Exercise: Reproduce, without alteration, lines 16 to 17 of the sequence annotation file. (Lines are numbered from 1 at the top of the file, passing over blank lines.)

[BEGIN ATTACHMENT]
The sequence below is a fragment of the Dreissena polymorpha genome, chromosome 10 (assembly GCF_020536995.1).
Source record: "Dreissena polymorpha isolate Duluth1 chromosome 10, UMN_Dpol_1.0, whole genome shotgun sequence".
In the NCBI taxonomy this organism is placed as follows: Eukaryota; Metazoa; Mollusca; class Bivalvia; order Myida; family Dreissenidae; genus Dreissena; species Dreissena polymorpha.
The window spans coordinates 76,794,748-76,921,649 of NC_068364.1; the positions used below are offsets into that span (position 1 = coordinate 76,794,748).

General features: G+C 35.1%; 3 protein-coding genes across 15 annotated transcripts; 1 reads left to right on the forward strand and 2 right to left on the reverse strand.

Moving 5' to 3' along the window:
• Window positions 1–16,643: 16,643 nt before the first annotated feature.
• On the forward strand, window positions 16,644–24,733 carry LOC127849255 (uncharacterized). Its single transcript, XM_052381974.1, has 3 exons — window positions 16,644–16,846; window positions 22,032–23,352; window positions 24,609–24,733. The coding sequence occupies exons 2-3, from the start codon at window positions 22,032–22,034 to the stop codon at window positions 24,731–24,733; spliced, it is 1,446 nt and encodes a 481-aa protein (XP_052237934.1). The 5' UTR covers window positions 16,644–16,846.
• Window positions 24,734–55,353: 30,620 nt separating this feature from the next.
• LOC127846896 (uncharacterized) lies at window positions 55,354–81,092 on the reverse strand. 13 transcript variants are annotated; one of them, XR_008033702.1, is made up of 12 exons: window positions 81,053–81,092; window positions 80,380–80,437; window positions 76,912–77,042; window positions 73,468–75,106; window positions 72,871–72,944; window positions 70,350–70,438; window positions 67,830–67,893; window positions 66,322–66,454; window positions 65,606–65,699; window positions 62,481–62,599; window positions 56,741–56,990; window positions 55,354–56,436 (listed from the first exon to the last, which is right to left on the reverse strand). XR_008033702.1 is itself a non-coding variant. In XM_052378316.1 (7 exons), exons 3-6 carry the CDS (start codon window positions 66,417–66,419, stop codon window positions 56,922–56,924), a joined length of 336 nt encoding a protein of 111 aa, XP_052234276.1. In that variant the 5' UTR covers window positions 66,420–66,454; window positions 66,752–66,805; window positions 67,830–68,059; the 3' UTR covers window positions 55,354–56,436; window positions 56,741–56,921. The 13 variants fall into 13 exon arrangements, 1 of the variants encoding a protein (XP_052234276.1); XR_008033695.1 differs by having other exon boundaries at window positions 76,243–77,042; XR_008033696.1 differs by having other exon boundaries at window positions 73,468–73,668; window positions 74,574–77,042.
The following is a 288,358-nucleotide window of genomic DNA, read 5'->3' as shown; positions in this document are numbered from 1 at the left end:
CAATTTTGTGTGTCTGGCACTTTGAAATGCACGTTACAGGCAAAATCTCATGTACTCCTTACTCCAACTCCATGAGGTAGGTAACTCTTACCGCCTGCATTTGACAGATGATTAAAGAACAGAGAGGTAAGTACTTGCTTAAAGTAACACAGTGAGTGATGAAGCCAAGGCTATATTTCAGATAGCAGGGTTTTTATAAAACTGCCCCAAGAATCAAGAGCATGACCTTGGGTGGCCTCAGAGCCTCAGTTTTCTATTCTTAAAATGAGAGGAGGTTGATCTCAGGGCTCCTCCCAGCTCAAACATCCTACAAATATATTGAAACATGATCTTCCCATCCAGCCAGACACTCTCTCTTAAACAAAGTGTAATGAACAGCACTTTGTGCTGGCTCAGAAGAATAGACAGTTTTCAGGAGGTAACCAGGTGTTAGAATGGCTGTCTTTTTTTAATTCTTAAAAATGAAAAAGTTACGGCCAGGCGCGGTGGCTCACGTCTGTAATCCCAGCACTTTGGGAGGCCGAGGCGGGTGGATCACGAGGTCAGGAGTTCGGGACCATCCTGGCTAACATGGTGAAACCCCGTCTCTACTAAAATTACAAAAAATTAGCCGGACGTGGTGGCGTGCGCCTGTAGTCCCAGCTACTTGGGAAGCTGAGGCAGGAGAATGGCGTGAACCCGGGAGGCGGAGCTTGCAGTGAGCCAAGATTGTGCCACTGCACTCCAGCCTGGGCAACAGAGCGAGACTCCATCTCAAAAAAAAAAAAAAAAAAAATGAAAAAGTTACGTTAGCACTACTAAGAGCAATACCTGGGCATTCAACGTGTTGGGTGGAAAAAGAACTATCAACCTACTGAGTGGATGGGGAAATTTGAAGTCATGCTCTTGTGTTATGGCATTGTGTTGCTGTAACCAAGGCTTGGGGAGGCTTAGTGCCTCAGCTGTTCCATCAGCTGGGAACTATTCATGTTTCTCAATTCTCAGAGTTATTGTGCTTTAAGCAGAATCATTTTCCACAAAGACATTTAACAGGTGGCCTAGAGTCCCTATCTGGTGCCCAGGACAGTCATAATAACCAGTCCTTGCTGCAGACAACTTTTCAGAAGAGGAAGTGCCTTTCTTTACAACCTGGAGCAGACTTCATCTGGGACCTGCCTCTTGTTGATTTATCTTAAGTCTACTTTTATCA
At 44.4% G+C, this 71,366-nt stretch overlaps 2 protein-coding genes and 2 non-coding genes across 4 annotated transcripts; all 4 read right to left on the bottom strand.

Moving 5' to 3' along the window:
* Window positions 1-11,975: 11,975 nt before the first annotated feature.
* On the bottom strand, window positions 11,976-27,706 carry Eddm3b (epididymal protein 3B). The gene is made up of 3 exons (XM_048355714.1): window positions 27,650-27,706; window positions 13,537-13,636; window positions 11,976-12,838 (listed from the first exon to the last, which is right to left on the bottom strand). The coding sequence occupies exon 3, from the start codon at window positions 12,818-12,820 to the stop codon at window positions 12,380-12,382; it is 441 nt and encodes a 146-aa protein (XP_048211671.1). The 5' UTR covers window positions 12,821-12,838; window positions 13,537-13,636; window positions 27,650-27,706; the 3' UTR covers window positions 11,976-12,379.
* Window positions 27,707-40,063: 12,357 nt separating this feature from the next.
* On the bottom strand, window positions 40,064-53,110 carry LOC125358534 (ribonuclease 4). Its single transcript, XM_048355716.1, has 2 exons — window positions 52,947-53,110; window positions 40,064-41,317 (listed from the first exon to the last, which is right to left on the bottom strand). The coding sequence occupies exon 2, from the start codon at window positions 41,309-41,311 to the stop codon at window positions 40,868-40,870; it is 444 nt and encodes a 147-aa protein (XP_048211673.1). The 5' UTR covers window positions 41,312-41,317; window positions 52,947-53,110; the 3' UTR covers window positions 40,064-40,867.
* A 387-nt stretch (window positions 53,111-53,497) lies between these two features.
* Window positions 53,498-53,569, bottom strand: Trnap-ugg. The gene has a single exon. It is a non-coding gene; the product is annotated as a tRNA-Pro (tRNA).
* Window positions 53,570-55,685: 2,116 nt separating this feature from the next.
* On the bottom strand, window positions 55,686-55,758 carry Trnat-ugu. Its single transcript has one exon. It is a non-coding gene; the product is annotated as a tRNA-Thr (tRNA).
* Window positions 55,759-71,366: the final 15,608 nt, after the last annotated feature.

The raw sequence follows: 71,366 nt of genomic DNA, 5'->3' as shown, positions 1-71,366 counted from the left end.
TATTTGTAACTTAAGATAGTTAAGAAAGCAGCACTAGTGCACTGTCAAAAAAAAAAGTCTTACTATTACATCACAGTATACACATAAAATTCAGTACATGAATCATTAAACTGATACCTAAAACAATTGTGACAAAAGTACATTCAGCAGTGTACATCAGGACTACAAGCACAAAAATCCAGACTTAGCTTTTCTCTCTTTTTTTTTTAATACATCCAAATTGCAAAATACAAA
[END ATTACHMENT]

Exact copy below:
* On the bottom strand, window positions 11,976-27,706 carry Eddm3b (epididymal protein 3B). The gene is made up of 3 exons (XM_048355714.1): window positions 27,650-27,706; window positions 13,537-13,636; window positions 11,976-12,838 (listed from the first exon to the last, which is right to left on the bottom strand). The coding sequence occupies exon 3, from the start codon at window positions 12,818-12,820 to the stop codon at window positions 12,380-12,382; it is 441 nt and encodes a 146-aa protein (XP_048211671.1). The 5' UTR covers window positions 12,821-12,838; window positions 13,537-13,636; window positions 27,650-27,706; the 3' UTR covers window positions 11,976-12,379.
* Window positions 27,707-40,063: 12,357 nt separating this feature from the next.